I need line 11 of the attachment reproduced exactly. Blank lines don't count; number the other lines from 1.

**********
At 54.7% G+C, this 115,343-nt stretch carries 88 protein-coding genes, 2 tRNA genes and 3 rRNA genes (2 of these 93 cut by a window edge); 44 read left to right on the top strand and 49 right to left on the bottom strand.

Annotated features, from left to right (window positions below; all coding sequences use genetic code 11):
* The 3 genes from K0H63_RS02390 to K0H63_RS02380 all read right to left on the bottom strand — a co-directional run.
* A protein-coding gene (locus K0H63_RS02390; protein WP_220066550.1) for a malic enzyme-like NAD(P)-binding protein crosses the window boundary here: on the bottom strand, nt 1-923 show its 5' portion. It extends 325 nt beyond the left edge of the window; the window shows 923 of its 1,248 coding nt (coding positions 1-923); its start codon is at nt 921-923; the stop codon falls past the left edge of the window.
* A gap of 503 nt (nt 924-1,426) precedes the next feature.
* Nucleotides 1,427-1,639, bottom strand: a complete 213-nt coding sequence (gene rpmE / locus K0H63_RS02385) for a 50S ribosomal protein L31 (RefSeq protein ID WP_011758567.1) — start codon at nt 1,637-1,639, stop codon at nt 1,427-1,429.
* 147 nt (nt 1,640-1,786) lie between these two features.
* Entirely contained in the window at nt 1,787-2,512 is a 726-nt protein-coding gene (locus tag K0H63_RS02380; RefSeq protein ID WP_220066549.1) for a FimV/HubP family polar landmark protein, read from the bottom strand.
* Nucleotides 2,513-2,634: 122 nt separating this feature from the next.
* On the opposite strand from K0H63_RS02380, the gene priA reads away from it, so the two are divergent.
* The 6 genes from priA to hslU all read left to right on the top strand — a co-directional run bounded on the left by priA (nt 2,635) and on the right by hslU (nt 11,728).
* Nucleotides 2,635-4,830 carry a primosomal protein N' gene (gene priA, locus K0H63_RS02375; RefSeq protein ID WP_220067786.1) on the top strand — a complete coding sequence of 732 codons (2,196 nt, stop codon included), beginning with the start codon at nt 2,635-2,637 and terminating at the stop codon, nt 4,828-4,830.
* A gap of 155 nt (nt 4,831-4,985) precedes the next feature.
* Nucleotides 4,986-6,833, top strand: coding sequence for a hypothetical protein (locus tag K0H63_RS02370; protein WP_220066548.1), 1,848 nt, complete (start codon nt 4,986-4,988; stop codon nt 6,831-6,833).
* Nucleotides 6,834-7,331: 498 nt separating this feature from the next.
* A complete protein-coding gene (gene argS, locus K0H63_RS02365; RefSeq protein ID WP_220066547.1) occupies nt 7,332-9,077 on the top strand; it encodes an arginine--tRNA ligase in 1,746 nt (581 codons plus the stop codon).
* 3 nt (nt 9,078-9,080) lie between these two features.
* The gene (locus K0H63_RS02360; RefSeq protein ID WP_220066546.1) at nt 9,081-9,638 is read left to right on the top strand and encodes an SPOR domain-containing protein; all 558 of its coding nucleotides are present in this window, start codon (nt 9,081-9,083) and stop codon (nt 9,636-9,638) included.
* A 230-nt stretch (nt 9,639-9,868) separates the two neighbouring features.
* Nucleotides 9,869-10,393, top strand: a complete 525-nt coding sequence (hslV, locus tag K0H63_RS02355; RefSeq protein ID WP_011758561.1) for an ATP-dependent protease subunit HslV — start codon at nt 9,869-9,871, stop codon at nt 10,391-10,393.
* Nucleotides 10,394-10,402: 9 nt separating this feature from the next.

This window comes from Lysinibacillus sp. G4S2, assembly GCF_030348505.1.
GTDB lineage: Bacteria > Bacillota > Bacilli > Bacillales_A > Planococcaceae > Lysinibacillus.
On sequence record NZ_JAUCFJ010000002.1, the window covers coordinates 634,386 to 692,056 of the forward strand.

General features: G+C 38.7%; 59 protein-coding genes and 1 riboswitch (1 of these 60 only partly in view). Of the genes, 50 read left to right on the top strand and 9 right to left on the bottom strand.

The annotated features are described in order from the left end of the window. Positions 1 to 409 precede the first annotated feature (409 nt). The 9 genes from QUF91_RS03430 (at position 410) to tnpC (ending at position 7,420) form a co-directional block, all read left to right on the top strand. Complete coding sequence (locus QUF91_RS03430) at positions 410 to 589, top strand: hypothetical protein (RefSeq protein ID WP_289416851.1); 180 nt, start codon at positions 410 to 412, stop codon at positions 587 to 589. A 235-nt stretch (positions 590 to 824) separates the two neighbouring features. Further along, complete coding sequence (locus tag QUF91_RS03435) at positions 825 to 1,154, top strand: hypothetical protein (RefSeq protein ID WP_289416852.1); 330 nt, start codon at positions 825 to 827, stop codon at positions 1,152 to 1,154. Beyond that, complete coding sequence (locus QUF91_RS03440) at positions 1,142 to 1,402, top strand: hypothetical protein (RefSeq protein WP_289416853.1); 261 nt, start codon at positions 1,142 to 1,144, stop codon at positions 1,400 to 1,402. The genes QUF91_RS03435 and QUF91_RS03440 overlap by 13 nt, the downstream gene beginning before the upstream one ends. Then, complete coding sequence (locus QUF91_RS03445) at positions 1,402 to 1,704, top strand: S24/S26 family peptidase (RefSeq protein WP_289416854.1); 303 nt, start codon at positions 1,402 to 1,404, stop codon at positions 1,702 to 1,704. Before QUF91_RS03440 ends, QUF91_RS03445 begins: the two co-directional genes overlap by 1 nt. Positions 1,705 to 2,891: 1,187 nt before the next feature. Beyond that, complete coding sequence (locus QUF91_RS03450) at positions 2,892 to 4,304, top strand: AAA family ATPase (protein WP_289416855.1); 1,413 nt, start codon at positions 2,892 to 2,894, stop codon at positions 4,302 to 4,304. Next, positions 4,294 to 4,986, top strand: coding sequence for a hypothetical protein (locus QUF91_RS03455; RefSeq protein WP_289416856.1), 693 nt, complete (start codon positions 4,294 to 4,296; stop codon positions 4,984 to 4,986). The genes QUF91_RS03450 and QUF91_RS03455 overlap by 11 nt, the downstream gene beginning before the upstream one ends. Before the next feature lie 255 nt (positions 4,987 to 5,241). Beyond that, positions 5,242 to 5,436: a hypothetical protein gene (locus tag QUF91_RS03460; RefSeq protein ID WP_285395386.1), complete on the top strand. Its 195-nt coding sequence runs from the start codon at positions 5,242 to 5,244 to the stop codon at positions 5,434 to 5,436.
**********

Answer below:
* The 6 genes from priA to hslU all read left to right on the top strand — a co-directional run bounded on the left by priA (nt 2,635) and on the right by hslU (nt 11,728).